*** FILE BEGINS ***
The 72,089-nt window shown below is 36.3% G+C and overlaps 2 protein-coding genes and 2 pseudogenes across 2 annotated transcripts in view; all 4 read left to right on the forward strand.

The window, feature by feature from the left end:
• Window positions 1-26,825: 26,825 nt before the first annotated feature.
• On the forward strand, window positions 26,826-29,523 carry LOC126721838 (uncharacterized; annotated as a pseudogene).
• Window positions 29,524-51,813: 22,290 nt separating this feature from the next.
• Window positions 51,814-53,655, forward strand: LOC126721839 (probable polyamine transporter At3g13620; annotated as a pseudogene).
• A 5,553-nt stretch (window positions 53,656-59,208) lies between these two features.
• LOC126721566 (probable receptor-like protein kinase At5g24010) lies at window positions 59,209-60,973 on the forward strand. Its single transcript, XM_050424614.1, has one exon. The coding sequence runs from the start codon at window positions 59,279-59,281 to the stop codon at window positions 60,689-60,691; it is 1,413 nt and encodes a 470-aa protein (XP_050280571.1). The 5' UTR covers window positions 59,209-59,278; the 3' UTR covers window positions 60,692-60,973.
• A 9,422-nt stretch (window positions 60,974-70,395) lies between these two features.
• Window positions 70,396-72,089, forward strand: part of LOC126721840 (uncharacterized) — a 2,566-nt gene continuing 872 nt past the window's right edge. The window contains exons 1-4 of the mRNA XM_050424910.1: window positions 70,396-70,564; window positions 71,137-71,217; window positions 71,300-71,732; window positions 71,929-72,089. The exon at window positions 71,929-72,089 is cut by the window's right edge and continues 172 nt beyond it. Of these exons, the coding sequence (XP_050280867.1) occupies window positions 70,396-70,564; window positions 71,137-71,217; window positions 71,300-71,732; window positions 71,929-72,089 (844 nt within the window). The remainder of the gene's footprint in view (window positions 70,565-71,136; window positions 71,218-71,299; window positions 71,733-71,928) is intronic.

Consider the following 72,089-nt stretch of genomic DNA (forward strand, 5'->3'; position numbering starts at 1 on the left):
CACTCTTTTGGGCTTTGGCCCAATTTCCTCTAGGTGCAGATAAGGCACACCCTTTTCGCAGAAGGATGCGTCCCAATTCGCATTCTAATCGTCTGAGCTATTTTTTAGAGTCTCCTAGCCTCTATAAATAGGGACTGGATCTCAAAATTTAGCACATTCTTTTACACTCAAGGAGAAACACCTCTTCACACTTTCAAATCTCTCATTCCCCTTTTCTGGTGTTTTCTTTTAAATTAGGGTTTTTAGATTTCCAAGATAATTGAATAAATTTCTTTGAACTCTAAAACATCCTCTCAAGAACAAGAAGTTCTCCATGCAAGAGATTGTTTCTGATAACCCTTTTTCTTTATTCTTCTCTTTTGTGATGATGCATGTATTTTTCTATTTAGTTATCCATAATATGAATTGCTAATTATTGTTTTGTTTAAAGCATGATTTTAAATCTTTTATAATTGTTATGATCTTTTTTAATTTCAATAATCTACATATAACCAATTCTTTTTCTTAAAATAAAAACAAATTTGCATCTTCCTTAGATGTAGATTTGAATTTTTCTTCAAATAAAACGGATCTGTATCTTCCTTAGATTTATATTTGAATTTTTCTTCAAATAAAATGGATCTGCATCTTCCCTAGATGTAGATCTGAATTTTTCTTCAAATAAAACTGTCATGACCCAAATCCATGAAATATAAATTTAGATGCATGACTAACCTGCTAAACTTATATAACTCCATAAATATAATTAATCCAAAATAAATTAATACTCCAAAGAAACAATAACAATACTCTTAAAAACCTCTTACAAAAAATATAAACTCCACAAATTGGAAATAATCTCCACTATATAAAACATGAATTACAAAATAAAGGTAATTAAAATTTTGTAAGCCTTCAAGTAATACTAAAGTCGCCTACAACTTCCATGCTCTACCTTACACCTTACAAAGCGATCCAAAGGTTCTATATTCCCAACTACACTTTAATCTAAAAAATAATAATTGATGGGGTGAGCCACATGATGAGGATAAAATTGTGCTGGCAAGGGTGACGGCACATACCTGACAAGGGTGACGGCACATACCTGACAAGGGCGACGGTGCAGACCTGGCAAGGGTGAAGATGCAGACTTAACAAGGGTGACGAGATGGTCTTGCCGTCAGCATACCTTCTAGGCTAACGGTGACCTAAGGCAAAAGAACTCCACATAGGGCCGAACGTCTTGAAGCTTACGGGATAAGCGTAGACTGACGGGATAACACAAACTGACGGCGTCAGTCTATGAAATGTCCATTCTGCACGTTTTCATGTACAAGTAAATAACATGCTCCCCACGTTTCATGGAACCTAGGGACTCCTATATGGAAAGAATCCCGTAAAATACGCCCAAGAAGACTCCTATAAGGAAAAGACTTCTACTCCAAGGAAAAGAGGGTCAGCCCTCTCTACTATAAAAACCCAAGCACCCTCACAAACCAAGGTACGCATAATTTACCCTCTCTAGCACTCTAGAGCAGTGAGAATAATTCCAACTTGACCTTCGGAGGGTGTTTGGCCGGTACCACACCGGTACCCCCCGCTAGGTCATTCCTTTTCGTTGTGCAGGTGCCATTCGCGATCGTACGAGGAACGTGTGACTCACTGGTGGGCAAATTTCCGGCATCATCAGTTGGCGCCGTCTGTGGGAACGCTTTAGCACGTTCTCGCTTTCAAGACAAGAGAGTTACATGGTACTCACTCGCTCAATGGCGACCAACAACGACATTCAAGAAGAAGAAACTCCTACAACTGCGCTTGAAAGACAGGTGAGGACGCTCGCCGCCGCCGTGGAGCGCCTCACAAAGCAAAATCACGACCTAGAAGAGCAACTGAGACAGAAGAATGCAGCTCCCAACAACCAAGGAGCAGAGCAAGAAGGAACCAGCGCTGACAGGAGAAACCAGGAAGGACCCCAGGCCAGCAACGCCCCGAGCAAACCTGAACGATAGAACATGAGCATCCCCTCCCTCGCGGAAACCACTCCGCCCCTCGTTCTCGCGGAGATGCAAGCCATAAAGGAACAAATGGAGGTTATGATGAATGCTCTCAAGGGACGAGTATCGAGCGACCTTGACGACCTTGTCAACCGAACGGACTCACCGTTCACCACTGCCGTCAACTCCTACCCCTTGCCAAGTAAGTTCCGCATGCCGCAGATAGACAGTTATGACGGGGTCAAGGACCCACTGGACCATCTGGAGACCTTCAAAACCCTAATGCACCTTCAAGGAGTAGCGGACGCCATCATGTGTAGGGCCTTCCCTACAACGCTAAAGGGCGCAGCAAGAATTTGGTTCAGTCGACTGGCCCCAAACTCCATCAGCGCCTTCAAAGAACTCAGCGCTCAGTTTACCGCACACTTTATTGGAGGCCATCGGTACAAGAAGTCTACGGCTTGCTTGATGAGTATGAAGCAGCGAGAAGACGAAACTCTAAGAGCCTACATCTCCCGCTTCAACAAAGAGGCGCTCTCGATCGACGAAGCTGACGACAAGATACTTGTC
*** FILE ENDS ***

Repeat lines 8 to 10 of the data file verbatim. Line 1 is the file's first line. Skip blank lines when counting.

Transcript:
• LOC126721566 (probable receptor-like protein kinase At5g24010) lies at window positions 59,209-60,973 on the forward strand. Its single transcript, XM_050424614.1, has one exon. The coding sequence runs from the start codon at window positions 59,279-59,281 to the stop codon at window positions 60,689-60,691; it is 1,413 nt and encodes a 470-aa protein (XP_050280571.1). The 5' UTR covers window positions 59,209-59,278; the 3' UTR covers window positions 60,692-60,973.
• A 9,422-nt stretch (window positions 60,974-70,395) lies between these two features.
• Window positions 70,396-72,089, forward strand: part of LOC126721840 (uncharacterized) — a 2,566-nt gene continuing 872 nt past the window's right edge. The window contains exons 1-4 of the mRNA XM_050424910.1: window positions 70,396-70,564; window positions 71,137-71,217; window positions 71,300-71,732; window positions 71,929-72,089. The exon at window positions 71,929-72,089 is cut by the window's right edge and continues 172 nt beyond it. Of these exons, the coding sequence (XP_050280867.1) occupies window positions 70,396-70,564; window positions 71,137-71,217; window positions 71,300-71,732; window positions 71,929-72,089 (844 nt within the window). The remainder of the gene's footprint in view (window positions 70,565-71,136; window positions 71,218-71,299; window positions 71,733-71,928) is intronic.